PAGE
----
1.6 – WHO IS YOUR IDEAL CUSTOMER?

This is a very powerful visualisation exercise. Describing your target customer—right down to the clothes they wear and the brands they buy—will give you a clearer picture of who you will be selling to. Having this ‘perfect customer’in mind will give you useful parameters to consider as you work through price, marketing, positioning, and end-user experience.

Example customer profiles if you are selling direct to businesses:

If you are selling direct to consumers:

  • 21-28 year old females who like the brand Toms (because they donate their products), disposable income of over £1,000 per month, work in a major city of over 1 million people, and take public transport to work.
  • 30+ year olds who care about how plastic disposal is impacting the planet, spends upwards of £400 a year donating to environmental causes, works in a rural area, and owns two cars.

The more detail the better. Don’t leave anything out—you never know what will be relevant later in the process.

As part of your statement, consider the following criteria:

  • Gender
  • Age
  • Are you targeting certain ethnic groups? If so, who?
  • Location
  • What is the turnover for the business?
  • How do they spend their free time?
  • What causes do they care about?
  • What industry do they work in?
  • Household Income and Disposable Income
  • Level of Education
  • Where do they live (city, town, countryside etc.)
  • What brands do they wear?
  • What else could be important?
  • Who do they currently buy your service/product/offering from?

1.7 – WHERE DO YOU SEE A DEMAND FOR THIS PRODUCT?

Demand = consumer’s desire and willingness to pay a price for a specific good or service.

Your passion to take an idea to market, and the market’s willingness to buy your idea, are two sides of the same coin. Why do you think there will be a demand for your business and what have you seen that supports this? What have you seen that could disprove this?

As irrational human beings we are sometimes thrown off track by what we call ‘passion blindness’—in more scientific terms it would be called confirmation bias. Confirmation bias is defined as “the tendency to interpret new evidence as confirmation of one’s existing beliefs or theories.”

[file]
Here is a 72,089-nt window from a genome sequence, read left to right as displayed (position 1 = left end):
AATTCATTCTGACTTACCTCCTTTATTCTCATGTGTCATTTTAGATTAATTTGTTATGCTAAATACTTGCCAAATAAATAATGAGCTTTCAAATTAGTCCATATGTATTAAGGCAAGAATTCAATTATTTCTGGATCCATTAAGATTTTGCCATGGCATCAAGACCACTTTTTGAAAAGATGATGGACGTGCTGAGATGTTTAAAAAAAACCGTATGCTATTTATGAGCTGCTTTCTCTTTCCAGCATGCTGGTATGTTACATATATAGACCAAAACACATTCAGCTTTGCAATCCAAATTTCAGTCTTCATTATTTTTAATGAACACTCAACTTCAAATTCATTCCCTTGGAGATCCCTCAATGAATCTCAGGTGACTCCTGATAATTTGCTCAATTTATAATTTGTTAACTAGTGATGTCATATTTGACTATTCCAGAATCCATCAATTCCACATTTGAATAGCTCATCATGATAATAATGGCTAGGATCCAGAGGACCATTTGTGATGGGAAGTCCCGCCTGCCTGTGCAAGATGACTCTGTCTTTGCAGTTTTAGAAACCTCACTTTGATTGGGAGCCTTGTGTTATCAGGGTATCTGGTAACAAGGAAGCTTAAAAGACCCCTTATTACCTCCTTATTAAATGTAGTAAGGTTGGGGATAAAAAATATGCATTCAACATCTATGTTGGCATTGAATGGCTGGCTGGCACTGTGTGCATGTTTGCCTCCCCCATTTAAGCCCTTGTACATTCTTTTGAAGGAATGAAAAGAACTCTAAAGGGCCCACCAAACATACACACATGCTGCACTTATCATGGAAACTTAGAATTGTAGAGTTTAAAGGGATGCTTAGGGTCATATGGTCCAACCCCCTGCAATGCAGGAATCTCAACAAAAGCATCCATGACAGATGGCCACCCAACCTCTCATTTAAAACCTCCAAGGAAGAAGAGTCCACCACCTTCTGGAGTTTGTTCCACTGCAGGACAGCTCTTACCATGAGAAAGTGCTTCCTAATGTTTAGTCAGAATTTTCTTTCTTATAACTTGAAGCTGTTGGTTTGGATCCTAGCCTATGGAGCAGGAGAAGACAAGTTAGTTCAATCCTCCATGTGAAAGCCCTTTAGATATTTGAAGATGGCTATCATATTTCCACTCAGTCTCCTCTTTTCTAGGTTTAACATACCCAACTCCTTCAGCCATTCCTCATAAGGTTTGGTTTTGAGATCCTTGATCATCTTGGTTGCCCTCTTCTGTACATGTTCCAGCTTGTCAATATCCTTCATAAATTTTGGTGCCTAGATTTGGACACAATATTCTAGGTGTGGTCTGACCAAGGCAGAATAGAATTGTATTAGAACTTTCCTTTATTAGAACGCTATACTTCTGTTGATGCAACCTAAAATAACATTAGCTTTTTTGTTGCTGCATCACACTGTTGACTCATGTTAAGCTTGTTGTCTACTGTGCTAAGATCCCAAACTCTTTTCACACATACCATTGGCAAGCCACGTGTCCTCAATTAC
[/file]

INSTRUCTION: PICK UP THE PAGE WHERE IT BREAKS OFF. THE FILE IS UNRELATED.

Because you really want this idea to succeed you might discredit information and data that is telling you it’s not a great idea. The easiest person to fool is always yourself. When you answer this question try to find evidence that doesn’t support what you are trying to do—painful as that might be.

Try to balance your answers between the two columns below. There are rarely ideas that only have one column filled out. Find ways to disprove yourself. They might be stupid ideas and they might not. In Day Five you can discuss these with people you speak to.

1.8 – WHAT IS THE OPPORTUNITY?

Opportunity= all the circumstances and resources that make your business idea most likely to succeed.

Opportunity is finding out why you are in a unique position to take this idea to market. Why are you (and your team—if you have one) the right group that will make this succeed.

Write everything that you believe is relevant to the success of this business and try to stay focussed on what is important to execute on this idea. The more questions you can answer comprehensively, the better you are positioned to pursue this idea. After you work through question 1.9, you may be able to build on these answers to better answer the question, “what is the opportunity?

1.9 – WHAT COMPLEMENTARY SKILL SETS WOULD BE VALUABLE?

I will reiterate this again—running a business is very difficult. It can be made easier if you have a partner (or partners) that help you along the journey. Not only can they be invaluable with bouncing ideas off of (to make sure you’re not going crazy), but they can crucially bring a skill set to the table that you don’t possess. You might not currently have anyone in mind for this, but write down what skills/personality traits would be valuable in a partner and then let people know this is the kind of person you want to speak to.

When we started our business we complemented each other—Andrew understood marketing, design and loves numbers, and Andra knows how to start a business, understood the retail industry and has huge amounts of business acumen. Where we didn’t complement each other was the fact that we are both ideas people—and sometimes not as strong on execution (especially Andrew–this book has been his biggest project to date!) This wasn’t the reason that the business didn’t work, and certainly is not insurmountable. It is important to know, and understand, the strengths and weaknesses of who you are working with to make sure you work with those who balance you out.

AT THE END OF DAY ONE

Congratulations—you’ve made it through the first day. It might not seem like much but think about where you were last week, and where you are now. You’ve taken that first step, and that must feel incredible.

You’ve discovered what the demand and opportunity could be for your idea, and also found out what your motivations are—both crucial things to know.

We are glad to have you on this journey and look forward to Day Two—when your idea will come to life.